In one of my classes this week the professor asked if we (the church) were ministering well to singles. Everyone agreed that we were not and offered ideas on how we could better minister this particular group of people. I am all for whiteboard sessions where a group of people sit together and throw out ideas on how to do things better and more effectively, but there was a little movement in my heart while the students gave their input. Let me start off by saying that none of the ideas were bad ideas, and the fact that people were willing to step out on a limb and fearlessly give input was something to be respected. I know that for it is difficult for me to do such a thing, especially when I feel that I might be criticized for my answers. Since that day I have been thinking about that questions in regards to my life and ministry. Am I ministering well to the people that God has given me to serve? Am I serving at all? How can I better minister to those people? Here are a few things that I have come up with.

I am guilty of looking at a group of people that I am about to minister to and put them in to a “category” so that I can think about what “those people” are like in order minister better to them. Unfortunately, what tends to happen is that I stereotype them and design my ministry based on that stereotype. Granted, there is some truth to stereotypes, after all, they didn’t become stereotypes without some supporting evidence. These however are not always true, and anymore seldom are. Therefore, placing all “singles” into an age group, or changing the content of what is being taught based on the age of those “singles” is a bit presumptuous, and we run the risk of insulting people and turning them off instead of helping them. Since when do we know better about what someone needs than they do? Yes, there are a special set of needs that people in certain situations share, but some of peoples biggest needs are overlooked because we are too busy “meeting” the needs that we have determined they have.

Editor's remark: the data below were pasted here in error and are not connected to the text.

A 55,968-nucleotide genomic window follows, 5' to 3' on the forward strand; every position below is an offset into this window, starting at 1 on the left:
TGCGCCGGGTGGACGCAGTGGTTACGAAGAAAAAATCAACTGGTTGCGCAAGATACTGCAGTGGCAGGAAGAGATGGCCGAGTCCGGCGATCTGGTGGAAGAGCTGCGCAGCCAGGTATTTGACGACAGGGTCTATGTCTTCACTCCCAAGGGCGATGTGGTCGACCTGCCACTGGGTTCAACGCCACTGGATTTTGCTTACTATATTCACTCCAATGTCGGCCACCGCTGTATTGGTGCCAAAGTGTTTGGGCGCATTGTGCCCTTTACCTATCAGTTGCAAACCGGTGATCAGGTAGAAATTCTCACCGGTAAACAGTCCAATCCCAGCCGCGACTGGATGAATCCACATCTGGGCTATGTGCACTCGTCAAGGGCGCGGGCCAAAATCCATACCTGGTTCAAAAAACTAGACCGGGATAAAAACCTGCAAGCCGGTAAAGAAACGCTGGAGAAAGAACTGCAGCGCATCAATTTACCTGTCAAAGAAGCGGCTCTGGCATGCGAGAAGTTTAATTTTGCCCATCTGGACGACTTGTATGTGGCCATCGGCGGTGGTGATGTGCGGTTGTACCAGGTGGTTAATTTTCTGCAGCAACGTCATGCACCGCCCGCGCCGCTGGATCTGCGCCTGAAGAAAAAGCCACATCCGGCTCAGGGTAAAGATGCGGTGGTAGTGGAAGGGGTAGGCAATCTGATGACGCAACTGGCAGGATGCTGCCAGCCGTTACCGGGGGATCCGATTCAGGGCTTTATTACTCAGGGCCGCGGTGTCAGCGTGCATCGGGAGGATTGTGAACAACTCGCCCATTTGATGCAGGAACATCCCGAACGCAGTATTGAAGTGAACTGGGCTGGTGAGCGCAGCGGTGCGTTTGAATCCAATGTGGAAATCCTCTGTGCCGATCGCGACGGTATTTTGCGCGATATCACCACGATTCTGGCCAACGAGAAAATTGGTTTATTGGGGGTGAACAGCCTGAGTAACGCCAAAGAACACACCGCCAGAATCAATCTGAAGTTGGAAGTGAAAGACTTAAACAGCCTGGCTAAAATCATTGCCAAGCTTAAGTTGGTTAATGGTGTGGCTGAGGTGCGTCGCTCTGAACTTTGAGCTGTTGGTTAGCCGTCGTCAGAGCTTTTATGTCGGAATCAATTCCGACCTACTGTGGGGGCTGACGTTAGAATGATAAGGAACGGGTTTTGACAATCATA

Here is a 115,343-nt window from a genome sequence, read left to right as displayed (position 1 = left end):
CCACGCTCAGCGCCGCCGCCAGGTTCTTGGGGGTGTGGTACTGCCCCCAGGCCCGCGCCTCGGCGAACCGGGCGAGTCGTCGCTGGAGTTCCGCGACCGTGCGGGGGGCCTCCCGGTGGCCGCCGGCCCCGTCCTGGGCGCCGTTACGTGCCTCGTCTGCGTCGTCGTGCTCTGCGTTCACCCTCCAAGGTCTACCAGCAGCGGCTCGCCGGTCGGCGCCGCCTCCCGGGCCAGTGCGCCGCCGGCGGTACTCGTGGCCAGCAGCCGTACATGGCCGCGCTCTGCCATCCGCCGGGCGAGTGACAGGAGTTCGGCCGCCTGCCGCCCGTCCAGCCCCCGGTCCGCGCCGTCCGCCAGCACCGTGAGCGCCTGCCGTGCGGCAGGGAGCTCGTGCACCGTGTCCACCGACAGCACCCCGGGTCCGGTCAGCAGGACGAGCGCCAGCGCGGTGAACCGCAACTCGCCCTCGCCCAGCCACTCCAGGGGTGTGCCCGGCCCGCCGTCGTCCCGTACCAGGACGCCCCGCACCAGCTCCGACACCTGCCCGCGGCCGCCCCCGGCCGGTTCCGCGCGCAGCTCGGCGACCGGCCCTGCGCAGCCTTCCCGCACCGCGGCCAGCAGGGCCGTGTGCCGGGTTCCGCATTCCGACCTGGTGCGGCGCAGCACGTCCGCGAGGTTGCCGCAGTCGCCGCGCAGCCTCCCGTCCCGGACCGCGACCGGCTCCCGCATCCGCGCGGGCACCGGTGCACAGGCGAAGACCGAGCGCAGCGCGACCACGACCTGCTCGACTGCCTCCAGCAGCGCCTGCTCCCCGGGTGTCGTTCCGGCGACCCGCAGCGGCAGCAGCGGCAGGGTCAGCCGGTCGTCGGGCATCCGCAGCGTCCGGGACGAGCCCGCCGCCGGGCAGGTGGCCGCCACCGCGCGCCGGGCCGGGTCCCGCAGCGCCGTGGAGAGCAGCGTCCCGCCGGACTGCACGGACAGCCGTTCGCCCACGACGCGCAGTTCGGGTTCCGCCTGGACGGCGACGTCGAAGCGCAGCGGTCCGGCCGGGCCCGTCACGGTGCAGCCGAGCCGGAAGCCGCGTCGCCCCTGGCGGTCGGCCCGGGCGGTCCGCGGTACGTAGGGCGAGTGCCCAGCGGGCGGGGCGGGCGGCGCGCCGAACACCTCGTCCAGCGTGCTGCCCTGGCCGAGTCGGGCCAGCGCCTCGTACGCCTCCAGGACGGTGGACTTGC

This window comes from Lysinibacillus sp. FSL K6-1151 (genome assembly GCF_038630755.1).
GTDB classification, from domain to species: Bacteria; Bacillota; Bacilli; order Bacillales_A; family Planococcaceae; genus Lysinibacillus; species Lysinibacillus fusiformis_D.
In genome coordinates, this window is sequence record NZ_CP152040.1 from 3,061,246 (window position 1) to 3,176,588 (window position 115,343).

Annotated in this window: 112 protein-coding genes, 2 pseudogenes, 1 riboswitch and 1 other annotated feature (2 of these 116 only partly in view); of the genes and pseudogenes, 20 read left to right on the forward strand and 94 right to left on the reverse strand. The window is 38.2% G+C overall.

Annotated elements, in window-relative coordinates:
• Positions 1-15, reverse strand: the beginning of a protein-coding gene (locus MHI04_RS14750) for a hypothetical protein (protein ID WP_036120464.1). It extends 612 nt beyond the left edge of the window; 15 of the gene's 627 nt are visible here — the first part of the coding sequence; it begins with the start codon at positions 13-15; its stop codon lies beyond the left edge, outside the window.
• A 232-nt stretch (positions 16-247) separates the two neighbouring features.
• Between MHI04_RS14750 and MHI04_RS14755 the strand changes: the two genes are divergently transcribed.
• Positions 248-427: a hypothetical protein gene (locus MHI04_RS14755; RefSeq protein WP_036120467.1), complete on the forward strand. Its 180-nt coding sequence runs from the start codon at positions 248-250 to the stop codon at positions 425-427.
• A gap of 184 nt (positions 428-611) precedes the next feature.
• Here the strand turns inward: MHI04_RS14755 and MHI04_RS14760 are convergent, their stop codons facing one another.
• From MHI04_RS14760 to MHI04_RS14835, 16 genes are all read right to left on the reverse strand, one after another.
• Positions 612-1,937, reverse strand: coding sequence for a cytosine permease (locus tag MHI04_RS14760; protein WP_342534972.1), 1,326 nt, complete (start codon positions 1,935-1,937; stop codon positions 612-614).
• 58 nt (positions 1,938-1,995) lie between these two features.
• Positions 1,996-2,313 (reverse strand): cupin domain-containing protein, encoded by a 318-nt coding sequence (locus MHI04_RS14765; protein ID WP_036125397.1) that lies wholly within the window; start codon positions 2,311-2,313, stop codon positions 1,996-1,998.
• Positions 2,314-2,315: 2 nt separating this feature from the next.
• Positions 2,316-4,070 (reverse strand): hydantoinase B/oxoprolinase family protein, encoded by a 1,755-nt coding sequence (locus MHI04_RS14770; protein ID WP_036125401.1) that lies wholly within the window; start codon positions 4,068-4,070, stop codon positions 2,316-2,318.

If there is one thing that I have learned so far from being in the ministry position that I am in, it is that people want to be loved and encouraged. They want someone to listen, truly consider what they are saying, and answer their questions with honest answers. People just want us to keep it real! I can remember living in Arizona, and every time I went to visit my friend there was this overwhelming smell of manure. This smell went on for miles, and just as manure stinks from far away, so does the crap that we feed people. People can smell it coming, especially when we fit the stereotype that is given to Christians. Even though our intentions are good, sometimes we get so caught up in figuring out their needs, that we forget to listen to them asking us for what they really need.

Try not to assume that you know what people need just because they are in some category that the world have put them in. Give them a place where they are truly welcome, a place where they can seek out what they have come to seek. Then follow them into their lives and look around a little. That is where you will really see their needs, and at that point just the fact that you are there, you may be fulfilling their biggest one.